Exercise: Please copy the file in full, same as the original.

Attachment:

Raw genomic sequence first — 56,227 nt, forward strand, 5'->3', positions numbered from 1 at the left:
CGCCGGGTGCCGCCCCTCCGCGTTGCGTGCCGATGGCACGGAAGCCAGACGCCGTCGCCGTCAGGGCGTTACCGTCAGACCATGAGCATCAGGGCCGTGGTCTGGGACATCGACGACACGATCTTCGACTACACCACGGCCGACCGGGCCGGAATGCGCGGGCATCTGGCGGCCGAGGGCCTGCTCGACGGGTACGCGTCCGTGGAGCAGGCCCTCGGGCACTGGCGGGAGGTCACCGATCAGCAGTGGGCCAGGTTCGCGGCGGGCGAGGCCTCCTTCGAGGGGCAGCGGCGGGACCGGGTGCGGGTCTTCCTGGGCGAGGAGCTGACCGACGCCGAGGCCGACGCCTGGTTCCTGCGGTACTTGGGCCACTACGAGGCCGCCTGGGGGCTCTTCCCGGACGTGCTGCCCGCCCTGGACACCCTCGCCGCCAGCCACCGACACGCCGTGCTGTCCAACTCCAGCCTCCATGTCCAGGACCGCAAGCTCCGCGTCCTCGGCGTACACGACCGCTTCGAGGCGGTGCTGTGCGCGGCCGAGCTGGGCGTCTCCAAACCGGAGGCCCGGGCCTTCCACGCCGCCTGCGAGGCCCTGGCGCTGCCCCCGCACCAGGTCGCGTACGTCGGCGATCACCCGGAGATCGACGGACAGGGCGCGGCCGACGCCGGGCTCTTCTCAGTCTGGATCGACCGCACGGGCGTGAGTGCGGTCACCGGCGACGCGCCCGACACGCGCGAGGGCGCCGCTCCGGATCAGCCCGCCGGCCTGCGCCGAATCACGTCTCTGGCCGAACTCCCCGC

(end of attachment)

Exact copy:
Raw genomic sequence first — 56,227 nt, forward strand, 5'->3', positions numbered from 1 at the left:
CGCCGGGTGCCGCCCCTCCGCGTTGCGTGCCGATGGCACGGAAGCCAGACGCCGTCGCCGTCAGGGCGTTACCGTCAGACCATGAGCATCAGGGCCGTGGTCTGGGACATCGACGACACGATCTTCGACTACACCACGGCCGACCGGGCCGGAATGCGCGGGCATCTGGCGGCCGAGGGCCTGCTCGACGGGTACGCGTCCGTGGAGCAGGCCCTCGGGCACTGGCGGGAGGTCACCGATCAGCAGTGGGCCAGGTTCGCGGCGGGCGAGGCCTCCTTCGAGGGGCAGCGGCGGGACCGGGTGCGGGTCTTCCTGGGCGAGGAGCTGACCGACGCCGAGGCCGACGCCTGGTTCCTGCGGTACTTGGGCCACTACGAGGCCGCCTGGGGGCTCTTCCCGGACGTGCTGCCCGCCCTGGACACCCTCGCCGCCAGCCACCGACACGCCGTGCTGTCCAACTCCAGCCTCCATGTCCAGGACCGCAAGCTCCGCGTCCTCGGCGTACACGACCGCTTCGAGGCGGTGCTGTGCGCGGCCGAGCTGGGCGTCTCCAAACCGGAGGCCCGGGCCTTCCACGCCGCCTGCGAGGCCCTGGCGCTGCCCCCGCACCAGGTCGCGTACGTCGGCGATCACCCGGAGATCGACGGACAGGGCGCGGCCGACGCCGGGCTCTTCTCAGTCTGGATCGACCGCACGGGCGTGAGTGCGGTCACCGGCGACGCGCCCGACACGCGCGAGGGCGCCGCTCCGGATCAGCCCGCCGGCCTGCGCCGAATCACGTCTCTGGCCGAACTCCCCGC